Molleken always a bullpen asset

* Dustin Molleken (Regina, Sask.) is in his fifth year at triple-A. Later this summer the reliever, who sings better than Mel Tillis, could move: from either the Columbus Clippers to the Cleveland Indians bullpen or to Ajax and the Pan Am Games where Canada will defend gold, which Molleken helped win in Mexico in 2011. ....  

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By Alexis Brudnicki Canadian Baseball Network COLUMBUS, Ohio – Every team could use a Dustin Molleken.

Currently with the Columbus Clippers, the Triple-A affiliate of the Cleveland Indians, the 30-year-old right-hander has played for 11 teams in five different organizations between two continents over 12 years in minor-league baseball. He joined his fifth franchise as a free-agent sign in the off-season.

“The Indians were pushing for me,” Molleken said. “They were all over my agent. They wanted to sign me and they’re an unbelievable organization … Since I’ve been here, I’ve been throwing the ball well but I’ve had a few tough outings. It’s still early in the year and the season is long.”

On the mound, he’s posted a 4.89 ERA over 548 1/3 affiliated innings through his 12 seasons, adding a 3.38 mark over 29 1/3 frames over parts of two seasons in Japan’s Pacific League. He currently is 1-0 with a 4.50 ERA in nine games and 10 innings for Columbus, with 12 strikeouts.

While his contributions as a hurler are certainly always primary, his presence in the clubhouse is often unmatched, and most notably throughout his time in a Team Canada jersey. Over multiple stints with the national team, Molleken has been a staple in Canadian locker rooms, providing the exact mix of fun, motivation, and inspiration that every squad needs.

“[Molleken] is the definitely of a beauty,” his national teammate Tim Smith said. “He’s just one of those guys who has a contagious smile and positive vibes no matter what the situation is. He’s a very proud Canadian and he brings that team-first attitude.

“He buys into whatever the plan for the task at hand is, and that rubs off on others. When everyone is on board it’s a special thing. We really understand the team-over-the-individual [mindset] with Baseball Canada and he is a great model for Baseball Canada’s image.”

Heading into the 2015 Pan/Parapan American Games on home soil in the Greater Toronto Area in July, Canada has lost several of the veteran players who helped the team to its first gold medal in program history four years ago. Shawn Hill, former big leaguer and Team Canada mainstay, knows that the squad will be fine if Molleken – or someone like him – is around.

“You’re going to have to have certain guys obviously be there and be able to gel the team together,” Hill said. “Dustin Molleken, for example, was one of the huge pieces there. He threw very well while we were down there [at the World Cup in Panama and Pan Am Games in Mexico] and had however many innings as a reliever, but his biggest contribution to me – and that’s in no way taking away from his pitching performance – was how he kept the clubhouse and kept the team so light.”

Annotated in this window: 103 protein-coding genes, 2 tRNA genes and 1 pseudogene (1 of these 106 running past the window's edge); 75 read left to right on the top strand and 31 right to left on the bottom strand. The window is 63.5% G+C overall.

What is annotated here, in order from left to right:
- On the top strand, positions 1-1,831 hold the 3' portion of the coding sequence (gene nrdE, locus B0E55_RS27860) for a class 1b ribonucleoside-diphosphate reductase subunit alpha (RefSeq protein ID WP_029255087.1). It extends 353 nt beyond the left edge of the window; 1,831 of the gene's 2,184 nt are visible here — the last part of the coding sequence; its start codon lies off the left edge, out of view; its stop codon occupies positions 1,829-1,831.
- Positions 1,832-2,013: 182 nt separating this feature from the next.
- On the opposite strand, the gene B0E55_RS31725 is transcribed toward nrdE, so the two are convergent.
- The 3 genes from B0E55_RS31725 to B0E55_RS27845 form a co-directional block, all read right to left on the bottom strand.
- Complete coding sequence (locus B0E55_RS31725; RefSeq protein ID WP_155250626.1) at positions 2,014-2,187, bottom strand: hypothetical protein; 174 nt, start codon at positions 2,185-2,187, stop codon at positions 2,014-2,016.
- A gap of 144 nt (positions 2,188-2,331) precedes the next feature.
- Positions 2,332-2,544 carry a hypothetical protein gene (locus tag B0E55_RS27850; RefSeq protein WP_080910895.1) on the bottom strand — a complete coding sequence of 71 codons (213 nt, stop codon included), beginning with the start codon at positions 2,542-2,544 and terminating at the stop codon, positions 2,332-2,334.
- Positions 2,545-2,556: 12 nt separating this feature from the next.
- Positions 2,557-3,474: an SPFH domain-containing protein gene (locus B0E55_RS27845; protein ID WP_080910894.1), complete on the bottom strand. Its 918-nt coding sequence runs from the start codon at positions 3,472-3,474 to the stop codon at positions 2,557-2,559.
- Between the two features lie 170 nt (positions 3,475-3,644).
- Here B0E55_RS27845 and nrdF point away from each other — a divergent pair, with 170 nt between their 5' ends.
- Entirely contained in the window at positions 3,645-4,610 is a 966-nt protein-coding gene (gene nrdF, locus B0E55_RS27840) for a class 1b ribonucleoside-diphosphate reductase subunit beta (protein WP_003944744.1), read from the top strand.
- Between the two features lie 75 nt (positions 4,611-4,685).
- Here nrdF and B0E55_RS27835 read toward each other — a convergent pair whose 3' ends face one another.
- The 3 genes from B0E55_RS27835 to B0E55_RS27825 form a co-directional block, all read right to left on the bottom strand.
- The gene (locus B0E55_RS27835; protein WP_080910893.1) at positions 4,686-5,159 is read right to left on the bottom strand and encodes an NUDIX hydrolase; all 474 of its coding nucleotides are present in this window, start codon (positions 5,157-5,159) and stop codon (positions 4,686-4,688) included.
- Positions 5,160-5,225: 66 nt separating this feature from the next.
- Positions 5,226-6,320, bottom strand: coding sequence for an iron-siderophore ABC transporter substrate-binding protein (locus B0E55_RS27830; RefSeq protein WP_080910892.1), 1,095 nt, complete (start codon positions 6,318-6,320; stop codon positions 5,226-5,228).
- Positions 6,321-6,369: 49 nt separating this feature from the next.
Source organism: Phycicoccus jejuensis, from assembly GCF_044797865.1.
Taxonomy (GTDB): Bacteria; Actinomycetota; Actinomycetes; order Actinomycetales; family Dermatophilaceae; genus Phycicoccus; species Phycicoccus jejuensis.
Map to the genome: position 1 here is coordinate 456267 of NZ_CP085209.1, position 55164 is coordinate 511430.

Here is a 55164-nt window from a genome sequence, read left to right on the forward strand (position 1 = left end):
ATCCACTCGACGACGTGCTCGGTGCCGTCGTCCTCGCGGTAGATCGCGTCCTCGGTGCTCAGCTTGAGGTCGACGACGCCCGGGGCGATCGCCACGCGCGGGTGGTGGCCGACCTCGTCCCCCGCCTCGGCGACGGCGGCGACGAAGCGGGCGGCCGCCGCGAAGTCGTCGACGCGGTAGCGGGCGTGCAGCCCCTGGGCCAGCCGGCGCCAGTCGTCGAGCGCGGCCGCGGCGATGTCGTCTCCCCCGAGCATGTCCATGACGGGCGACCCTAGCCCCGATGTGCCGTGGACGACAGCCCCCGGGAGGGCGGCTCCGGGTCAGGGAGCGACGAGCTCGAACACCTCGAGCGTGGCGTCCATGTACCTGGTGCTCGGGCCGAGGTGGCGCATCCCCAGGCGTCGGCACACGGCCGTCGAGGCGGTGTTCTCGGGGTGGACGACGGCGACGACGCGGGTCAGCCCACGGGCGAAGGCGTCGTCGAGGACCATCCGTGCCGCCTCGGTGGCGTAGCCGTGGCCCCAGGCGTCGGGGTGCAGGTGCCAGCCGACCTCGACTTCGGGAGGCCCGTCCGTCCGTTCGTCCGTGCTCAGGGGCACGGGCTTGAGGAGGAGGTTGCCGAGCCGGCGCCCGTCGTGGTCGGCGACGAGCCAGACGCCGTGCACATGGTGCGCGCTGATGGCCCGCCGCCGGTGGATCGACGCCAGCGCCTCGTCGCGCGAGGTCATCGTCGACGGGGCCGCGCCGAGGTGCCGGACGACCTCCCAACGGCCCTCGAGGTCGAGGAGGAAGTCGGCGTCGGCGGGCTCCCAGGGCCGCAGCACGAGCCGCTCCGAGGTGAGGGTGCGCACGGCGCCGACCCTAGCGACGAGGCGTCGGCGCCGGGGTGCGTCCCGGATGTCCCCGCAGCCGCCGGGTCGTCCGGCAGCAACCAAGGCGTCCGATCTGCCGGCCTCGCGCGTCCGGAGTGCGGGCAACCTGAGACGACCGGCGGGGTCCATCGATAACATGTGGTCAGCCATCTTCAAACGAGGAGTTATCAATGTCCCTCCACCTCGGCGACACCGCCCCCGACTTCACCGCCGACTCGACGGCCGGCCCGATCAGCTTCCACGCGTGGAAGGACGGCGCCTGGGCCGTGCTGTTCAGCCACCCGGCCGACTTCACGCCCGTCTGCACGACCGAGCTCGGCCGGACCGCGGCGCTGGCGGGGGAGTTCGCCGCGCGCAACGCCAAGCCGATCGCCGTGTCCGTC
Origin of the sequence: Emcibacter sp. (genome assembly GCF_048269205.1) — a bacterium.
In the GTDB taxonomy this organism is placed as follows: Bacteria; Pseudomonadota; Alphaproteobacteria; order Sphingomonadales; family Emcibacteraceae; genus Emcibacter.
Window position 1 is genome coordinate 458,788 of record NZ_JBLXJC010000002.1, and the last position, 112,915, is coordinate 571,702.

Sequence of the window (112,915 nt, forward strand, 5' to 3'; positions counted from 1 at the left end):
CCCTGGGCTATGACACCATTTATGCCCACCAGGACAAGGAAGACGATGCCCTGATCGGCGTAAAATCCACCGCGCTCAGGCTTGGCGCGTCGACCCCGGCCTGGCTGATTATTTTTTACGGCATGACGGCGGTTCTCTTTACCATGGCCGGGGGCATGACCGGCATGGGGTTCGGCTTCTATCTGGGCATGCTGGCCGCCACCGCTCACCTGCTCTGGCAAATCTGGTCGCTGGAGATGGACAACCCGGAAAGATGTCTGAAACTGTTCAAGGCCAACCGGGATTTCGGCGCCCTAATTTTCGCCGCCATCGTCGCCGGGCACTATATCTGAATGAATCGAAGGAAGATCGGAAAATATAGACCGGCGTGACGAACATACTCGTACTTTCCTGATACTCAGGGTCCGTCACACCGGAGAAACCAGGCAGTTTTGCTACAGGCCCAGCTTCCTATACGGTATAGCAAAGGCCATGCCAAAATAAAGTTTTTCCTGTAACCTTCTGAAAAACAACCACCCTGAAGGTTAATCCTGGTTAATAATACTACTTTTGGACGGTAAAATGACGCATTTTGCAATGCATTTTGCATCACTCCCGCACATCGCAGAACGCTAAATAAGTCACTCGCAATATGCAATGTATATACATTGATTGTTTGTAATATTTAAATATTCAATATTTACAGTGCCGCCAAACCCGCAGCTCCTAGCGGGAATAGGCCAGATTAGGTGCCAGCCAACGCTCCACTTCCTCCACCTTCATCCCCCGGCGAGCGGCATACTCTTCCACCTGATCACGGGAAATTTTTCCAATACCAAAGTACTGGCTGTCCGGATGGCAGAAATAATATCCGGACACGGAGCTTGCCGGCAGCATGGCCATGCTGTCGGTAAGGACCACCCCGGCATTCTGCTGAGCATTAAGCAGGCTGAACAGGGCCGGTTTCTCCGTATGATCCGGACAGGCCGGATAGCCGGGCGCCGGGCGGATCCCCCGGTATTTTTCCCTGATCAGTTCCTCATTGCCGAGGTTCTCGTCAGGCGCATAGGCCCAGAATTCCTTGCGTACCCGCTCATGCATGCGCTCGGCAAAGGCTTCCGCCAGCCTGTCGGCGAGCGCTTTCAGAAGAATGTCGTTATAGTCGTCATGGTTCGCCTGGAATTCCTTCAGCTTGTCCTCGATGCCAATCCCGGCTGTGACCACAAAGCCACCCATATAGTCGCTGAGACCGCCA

In the near future, the native of Regina, Sask., will have to decide whether or not he will participate in the upcoming Games or if he will continue with Columbus for the chance of making his big-league debut with the Indians. Either way, he believes Team Canada will be just fine.

“When [decision-time for] Pan Am comes I’ll see how I’m doing,” Molleken said. “If I’m throwing the ball well, it would be a hard decision to go. But if I get the opportunity to go, I will be there 100% ...

“The new, young players have just got to step up in those big situations. We’ll see what they can do. We all know those veteran players who are gone, but we have a bunch of people who can step up and take over.”

Confident in the abilities of the national team to get the job done, Hill was sure to note just how special an addition Molleken is.

“He’s just an absolutely character in the best of ways,” Hill said. “He makes everybody relax. If we have somebody like that, and Dustin’s back, it makes it pretty easy … You basically just need somebody to be able to bring everybody together and keep the focus. It’s a short tournament, so you’re all in from the first pitch of the first inning of the first game to the end of it, because it’s not going to last that long. So you have to just give it what you have, and you have to emphasize that to the younger guys.”

Over Molleken’s last three outings for the Clippers, the flame-throwing righty has held opponents scoreless, allowing one hit over four innings of relief. Whether or not he joins his national teammates in Ajax, Ont., for the tournament in two months, he holds the memories of the gold-medal win four years ago in the highest regard as the highlight of his time in red and white.

“The time we won the whole thing in 2011 was the best team we’ve ever had,” Molleken said. “The people we had on that team were great. Everybody hung out with each other, we had fun, I liked to mess around with everybody a little bit, but that team was special … our team was unbelievable.

“Every time you stick on that jersey, it just makes my arm hair stand up. And then hearing the national anthem, and talking about it now, it’s like it just happened when we were on top [of the podium] … When we were standing up there and we were all screaming the national anthem at the same, it’s the best feeling ever.”